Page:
Senators Tammy Baldwin (D-Wis.) and Jeff Merkley (D-Ore.) have formally introduced legislation entitled the Brokaw Act1 (S. 2720) that seeks principally to increase transparency and strengthen oversight of activist hedge funds by, among other things, reducing the Schedule 13D filing window from 10 calendar days to two business days for all investors; expanding the definition of beneficial ownership for all investors to cover securities in which an investor has a direct or indirect pecuniary interest; defining the term "person" for the purposes of beneficial ownership reporting to explicitly include hedge funds; and requiring the disclosure of short positions in excess of five percent for all investors. Although the bill faces significant hurdles in moving through Congress, it nevertheless has considerable support among influential U.S. senators, including Elizabeth Warren (D-Mass.) and Bernie Sanders (I-Vt.).
Shortening the Schedule 13D Reporting Window
Currently, an initial report on Schedule 13D must be filed with the U.S. Securities and Exchange Commission (SEC) within 10 days of the acquisition of more than five percent of a class of registered voting securities. Some market participants have long criticized this window for allegedly allowing too much time for investors to accumulate significant ownership stakes in U.S. public companies before filing a Schedule 13D and for allowing activist investors to tip off other investors regarding their plans before making a public disclosure on Schedule 13D. In this light, the Dodd-Frank Wall Street Reform and Consumer Protection Act of 2010 (DoddFrank) authorized the SEC to shorten the window for filing, but the SEC has not yet amended its rules accordingly. The Brokaw Act, as proposed, would implement such change by shortening the 10-day filing window to two business days.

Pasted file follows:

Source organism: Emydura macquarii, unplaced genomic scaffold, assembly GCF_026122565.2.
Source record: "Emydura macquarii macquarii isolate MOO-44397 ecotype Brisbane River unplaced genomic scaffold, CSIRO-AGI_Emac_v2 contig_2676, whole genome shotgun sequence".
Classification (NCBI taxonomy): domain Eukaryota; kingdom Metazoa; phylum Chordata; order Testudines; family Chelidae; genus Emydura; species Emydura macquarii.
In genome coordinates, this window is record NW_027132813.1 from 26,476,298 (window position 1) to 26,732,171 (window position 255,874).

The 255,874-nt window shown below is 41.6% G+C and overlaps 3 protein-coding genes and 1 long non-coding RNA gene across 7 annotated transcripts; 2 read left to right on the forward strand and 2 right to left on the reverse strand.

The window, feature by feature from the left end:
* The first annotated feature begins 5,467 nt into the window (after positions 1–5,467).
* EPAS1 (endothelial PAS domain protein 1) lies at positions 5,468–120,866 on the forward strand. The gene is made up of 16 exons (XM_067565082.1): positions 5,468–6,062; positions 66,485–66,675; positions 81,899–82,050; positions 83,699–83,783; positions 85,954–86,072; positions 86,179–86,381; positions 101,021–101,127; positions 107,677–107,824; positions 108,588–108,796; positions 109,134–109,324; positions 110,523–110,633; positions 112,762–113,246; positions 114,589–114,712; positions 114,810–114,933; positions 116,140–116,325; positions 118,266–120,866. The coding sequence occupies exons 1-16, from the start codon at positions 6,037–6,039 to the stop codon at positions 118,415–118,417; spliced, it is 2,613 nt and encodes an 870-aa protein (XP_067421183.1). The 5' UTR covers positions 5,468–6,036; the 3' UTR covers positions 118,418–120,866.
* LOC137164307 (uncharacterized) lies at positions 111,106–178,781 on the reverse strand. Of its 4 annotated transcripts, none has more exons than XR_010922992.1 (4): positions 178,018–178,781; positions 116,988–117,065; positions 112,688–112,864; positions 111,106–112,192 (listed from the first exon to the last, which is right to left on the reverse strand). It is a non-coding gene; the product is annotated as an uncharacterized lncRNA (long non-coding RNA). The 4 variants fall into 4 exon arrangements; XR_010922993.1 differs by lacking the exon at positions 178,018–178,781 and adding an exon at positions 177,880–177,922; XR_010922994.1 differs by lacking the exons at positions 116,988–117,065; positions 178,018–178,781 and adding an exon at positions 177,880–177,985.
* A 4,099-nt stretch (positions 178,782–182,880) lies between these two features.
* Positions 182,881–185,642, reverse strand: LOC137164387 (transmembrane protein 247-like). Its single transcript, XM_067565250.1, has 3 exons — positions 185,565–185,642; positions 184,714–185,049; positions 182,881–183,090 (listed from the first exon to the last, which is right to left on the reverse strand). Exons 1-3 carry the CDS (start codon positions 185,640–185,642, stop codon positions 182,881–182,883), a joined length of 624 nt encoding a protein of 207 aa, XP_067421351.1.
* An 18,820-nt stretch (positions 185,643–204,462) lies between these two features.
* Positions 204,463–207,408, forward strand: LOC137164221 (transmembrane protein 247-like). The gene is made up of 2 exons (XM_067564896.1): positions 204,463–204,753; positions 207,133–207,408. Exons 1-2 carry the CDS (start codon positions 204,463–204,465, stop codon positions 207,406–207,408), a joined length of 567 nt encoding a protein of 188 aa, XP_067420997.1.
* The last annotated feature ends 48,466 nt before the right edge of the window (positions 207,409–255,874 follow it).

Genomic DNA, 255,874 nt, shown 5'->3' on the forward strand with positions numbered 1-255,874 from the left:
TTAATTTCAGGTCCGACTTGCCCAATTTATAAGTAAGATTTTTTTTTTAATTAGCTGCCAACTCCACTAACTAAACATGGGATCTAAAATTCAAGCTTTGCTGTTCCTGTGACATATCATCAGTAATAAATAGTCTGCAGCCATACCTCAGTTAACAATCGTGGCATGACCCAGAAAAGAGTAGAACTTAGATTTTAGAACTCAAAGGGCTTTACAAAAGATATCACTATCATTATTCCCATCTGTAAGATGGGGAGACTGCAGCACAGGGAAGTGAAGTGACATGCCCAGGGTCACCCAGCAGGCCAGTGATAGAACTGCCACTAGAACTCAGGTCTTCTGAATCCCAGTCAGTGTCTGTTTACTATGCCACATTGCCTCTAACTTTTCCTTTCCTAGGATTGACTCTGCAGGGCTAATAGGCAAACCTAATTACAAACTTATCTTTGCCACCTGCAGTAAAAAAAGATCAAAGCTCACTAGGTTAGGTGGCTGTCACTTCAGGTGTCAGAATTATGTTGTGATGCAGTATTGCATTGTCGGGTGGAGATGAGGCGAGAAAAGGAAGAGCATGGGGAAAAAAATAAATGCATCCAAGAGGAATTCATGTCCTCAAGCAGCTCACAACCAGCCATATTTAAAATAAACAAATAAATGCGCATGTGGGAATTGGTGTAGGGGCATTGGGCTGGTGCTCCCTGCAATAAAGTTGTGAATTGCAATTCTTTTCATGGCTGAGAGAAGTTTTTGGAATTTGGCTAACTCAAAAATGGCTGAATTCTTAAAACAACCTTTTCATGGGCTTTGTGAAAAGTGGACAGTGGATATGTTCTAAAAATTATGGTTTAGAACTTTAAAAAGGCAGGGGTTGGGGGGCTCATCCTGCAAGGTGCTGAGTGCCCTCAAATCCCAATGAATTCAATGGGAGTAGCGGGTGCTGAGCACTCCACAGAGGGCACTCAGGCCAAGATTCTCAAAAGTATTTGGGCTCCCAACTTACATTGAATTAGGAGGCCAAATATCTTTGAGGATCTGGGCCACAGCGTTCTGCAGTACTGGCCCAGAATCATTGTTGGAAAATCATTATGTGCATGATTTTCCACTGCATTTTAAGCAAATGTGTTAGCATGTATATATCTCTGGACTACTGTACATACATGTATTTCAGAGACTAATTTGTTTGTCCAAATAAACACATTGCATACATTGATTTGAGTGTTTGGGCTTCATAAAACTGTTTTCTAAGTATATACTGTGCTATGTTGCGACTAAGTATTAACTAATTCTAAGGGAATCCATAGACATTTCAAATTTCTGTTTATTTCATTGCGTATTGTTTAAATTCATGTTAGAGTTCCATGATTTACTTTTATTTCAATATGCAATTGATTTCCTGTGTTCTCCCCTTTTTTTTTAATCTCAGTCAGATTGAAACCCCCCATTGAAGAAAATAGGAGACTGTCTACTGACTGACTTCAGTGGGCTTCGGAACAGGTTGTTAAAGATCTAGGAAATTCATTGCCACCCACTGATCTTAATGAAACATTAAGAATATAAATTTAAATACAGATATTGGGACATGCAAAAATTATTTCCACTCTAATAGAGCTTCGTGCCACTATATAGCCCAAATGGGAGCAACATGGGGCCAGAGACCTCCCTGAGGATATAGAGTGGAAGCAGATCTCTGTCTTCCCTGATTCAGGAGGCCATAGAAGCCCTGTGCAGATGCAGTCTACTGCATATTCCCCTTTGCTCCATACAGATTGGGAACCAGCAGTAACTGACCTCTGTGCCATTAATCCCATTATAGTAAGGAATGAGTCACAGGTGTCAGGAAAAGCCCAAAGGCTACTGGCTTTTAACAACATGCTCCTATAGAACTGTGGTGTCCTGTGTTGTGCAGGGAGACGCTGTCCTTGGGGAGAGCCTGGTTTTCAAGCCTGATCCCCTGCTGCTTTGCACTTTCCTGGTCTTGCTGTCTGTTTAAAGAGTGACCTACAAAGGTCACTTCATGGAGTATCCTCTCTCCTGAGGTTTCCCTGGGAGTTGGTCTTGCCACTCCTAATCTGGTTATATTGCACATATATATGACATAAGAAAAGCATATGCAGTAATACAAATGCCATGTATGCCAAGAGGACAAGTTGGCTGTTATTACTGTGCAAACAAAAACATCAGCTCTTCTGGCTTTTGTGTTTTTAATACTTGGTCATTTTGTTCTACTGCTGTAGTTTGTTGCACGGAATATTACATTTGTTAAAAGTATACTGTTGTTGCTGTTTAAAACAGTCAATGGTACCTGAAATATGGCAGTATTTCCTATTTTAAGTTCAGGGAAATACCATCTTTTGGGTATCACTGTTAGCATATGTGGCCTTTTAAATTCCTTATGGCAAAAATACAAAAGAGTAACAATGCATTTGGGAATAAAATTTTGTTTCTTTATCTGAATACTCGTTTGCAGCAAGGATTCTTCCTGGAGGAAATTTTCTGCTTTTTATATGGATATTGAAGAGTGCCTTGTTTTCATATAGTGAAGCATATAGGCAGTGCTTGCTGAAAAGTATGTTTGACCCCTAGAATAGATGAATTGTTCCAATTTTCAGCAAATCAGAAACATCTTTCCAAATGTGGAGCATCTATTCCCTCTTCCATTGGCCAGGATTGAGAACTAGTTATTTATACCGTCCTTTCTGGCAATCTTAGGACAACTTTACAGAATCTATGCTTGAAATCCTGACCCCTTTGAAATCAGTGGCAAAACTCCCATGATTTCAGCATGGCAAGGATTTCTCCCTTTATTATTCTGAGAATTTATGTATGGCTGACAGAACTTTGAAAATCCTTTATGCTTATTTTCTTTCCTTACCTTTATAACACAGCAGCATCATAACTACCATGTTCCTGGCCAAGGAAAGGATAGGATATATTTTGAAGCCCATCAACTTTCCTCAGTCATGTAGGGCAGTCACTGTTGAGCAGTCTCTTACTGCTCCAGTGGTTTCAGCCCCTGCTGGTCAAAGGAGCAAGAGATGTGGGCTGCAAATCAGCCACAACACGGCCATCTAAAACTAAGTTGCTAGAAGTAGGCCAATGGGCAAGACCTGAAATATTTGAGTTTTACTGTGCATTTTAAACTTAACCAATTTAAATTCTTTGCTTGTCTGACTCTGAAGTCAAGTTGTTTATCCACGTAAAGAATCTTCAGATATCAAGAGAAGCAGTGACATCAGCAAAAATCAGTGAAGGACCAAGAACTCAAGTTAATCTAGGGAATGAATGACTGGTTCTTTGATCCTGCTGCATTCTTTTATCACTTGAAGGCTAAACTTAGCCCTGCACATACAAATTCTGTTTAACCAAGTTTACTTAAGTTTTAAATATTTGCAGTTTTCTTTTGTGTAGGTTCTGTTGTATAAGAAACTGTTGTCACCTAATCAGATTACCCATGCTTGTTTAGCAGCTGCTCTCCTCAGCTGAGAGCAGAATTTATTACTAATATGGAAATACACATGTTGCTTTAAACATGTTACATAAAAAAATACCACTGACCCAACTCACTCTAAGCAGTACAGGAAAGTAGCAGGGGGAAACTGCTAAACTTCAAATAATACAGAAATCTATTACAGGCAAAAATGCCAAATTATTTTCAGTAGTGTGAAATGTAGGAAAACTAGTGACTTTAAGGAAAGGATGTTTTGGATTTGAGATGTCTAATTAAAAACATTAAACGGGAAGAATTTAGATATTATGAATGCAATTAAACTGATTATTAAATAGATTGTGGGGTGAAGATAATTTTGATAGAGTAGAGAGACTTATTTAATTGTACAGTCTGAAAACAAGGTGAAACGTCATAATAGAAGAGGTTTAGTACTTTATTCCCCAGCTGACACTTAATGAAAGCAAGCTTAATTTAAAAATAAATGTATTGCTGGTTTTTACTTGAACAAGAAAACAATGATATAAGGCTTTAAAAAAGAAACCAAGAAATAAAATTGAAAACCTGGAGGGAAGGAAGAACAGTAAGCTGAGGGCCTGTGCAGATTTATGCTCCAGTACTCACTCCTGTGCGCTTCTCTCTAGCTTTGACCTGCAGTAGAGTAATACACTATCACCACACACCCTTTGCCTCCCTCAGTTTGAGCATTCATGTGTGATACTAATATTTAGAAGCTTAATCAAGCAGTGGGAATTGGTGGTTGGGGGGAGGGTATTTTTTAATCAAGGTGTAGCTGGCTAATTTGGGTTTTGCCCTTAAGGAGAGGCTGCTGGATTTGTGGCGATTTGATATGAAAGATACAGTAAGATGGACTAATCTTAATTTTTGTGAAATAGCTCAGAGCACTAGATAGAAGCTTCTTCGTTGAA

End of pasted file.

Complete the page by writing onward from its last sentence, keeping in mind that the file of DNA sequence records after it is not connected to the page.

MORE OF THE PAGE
Expanding the Definition of "Beneficial Ownership"
The Brokaw Act would also expand the definition of "beneficial ownership" for purposes of Section 13(d) of the Securities Exchange Act of 1934 (Exchange Act). Currently, the definition of "beneficial ownership" includes the power, directly or indirectly, to vote or dispose of an equity security (and the right to acquire such power in 60 days, if passive, or at any time, if activist); it does not include a purely economic interest in the security. The Brokaw Act would expand the definition of beneficial ownership to include a "pecuniary or indirect pecuniary interest in such security," which the proposed legislation further defines. Thus, persons would be required to include in their beneficial ownership calculation derivative instruments such as cash-settled swaps that do not provide the holder with any voting or investment power (or the right to acquire such power) over the underlying equity security but do afford the holder with economic exposure to the underlying equity security.